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Should Allergy Drug Nasacort Be Over-the-Counter?

Dr. Maria Simbra, Health Editor
Photo Credit: KDKA

Photo Credit: KDKA

(Source: KDKA-TV) Dr. Maria Simbra
Dr. Maria Simbra is an Emmy award-winning medical journalist, who...
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CBS Pittsburgh (con't)

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PITTSBURGH (KDKA) – A local doctor caused a stir at an open hearing at the Food and Drug Administration about the switch of prescription allergy drug Nasacort AQ to over-the-counter. This is an inhaled steroid.

“These drugs have clearly been shown to affect the growth of children,” says Allegheny General Hospital allergist Dr. David Skoner.

Kids on this medicine lose half a centimeter a year in growth compared to those on placebo. What’s more, adrenal gland function can suffer.

Dr. Skoner presented a case of a six-year-old girl who lost adrenal gland function from unmonitored use of this drug and almost died. Her mother’s message to the fda advisory panel?

“It’s unbelievable you would approve this drug for over-the-counter use and my child will require growth hormone injections for the rest of her growing years,” Dr. Skoner conveys.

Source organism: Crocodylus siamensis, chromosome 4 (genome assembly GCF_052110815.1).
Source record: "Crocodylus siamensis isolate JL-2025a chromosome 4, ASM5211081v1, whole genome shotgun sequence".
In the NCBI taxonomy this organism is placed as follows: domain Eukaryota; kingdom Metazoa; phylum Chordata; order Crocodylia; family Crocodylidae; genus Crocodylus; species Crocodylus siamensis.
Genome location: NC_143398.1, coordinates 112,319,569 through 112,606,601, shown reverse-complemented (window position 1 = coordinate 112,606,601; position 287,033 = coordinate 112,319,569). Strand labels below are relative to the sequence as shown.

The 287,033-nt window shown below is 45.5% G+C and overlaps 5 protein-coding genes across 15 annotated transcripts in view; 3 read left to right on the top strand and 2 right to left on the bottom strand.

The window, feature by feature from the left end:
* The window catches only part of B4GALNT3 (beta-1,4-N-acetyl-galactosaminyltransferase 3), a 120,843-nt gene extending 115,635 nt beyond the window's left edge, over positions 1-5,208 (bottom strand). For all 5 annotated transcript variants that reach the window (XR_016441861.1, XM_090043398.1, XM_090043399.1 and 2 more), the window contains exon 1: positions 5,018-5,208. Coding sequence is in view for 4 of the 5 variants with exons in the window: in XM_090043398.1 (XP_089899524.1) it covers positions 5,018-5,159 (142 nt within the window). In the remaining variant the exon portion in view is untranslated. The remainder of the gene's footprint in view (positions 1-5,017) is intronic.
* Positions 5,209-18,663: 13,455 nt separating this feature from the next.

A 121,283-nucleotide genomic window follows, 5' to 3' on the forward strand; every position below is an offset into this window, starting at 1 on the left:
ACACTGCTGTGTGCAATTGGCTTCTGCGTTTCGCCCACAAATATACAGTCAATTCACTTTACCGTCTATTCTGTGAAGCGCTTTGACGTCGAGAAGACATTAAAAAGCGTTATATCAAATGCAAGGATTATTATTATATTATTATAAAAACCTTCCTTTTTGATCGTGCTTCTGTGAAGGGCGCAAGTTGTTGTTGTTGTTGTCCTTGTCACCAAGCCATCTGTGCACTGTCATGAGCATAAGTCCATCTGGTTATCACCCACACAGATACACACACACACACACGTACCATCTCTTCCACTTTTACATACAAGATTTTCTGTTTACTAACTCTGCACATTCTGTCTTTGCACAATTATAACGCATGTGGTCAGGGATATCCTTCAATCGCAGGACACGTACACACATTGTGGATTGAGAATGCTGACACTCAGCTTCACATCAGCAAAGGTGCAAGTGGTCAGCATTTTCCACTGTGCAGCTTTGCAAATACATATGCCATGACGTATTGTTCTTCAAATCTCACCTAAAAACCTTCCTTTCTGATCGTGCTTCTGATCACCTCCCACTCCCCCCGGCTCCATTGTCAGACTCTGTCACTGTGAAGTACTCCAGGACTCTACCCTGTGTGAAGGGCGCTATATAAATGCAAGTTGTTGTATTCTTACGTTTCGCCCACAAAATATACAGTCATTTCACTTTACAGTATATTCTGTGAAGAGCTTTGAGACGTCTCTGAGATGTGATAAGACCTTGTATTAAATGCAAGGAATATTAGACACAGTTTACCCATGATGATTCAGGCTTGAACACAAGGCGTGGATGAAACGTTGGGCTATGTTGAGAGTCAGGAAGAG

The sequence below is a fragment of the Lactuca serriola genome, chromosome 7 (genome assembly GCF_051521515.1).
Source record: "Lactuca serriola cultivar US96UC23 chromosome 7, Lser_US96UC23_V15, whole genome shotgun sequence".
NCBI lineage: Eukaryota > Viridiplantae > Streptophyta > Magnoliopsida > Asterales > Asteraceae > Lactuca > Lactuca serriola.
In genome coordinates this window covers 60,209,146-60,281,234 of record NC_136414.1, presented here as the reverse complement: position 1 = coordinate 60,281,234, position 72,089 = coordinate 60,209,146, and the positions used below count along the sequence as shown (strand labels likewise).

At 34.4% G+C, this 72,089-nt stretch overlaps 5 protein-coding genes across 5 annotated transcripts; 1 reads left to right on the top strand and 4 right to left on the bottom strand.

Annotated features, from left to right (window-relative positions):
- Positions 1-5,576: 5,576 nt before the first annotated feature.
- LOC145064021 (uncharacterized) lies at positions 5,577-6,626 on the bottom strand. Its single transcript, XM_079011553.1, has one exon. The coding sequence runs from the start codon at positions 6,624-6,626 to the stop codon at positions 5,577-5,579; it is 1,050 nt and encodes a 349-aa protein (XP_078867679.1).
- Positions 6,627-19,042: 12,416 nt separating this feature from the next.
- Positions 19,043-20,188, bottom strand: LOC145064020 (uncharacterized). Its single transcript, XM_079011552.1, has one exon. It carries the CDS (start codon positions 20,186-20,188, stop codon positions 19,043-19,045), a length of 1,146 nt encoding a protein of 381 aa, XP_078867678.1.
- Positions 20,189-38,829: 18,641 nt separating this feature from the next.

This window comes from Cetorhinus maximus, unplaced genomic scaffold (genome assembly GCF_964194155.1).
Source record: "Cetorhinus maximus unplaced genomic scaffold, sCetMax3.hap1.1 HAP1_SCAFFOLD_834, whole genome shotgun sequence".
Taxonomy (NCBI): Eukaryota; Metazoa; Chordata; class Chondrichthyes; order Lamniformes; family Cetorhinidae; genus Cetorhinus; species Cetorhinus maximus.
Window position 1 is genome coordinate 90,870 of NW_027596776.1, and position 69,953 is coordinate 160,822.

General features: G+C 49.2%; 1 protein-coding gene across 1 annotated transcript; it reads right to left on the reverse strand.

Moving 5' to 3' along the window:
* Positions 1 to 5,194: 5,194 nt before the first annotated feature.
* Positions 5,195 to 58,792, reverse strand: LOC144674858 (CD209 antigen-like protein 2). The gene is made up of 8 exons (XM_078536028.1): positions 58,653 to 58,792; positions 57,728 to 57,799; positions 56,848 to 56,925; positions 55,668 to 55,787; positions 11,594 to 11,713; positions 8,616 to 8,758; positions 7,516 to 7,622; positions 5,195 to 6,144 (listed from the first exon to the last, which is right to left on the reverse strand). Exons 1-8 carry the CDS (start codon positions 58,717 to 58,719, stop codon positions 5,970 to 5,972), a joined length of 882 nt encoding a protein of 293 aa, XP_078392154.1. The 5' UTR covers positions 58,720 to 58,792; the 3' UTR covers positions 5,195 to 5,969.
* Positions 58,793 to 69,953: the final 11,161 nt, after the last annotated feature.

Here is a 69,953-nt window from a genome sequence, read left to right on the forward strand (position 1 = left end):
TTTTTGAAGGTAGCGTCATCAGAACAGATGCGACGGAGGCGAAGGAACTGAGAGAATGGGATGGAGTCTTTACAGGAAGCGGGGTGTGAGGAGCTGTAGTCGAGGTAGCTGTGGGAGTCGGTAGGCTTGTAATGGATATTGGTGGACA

The panel voted 10 to 6 to make the drug non-presciption. There were two abstentions.

“I feel confident that a couple of those six that opposed probably opposed because of that case,” says Dr. Skoner.

Usually, the FDA goes with an advisory panel’s recommendations.

“I feel sad about it, because I know there will be children affected by this, through unmonitored use, and may have their growth process or adrenal function impaired,” says Dr. Skoner. He says the FDA’s position is that prominent labeling will lead people to use the drug correctly, and tell their doctor.

“Why would they ever tell their doctor when they went to get an over-the-counter medication to bypass the doctor in the first place?” he asks. “This represents the beginning of a lot of dumping of prescription drugs to over-the-counter drugs.”

The manufacturer and patient advocacy groups who say this improves access and cuts health care costs are pushing for the drug to go over-the-counter. A decision from the FDA could come later this fall.

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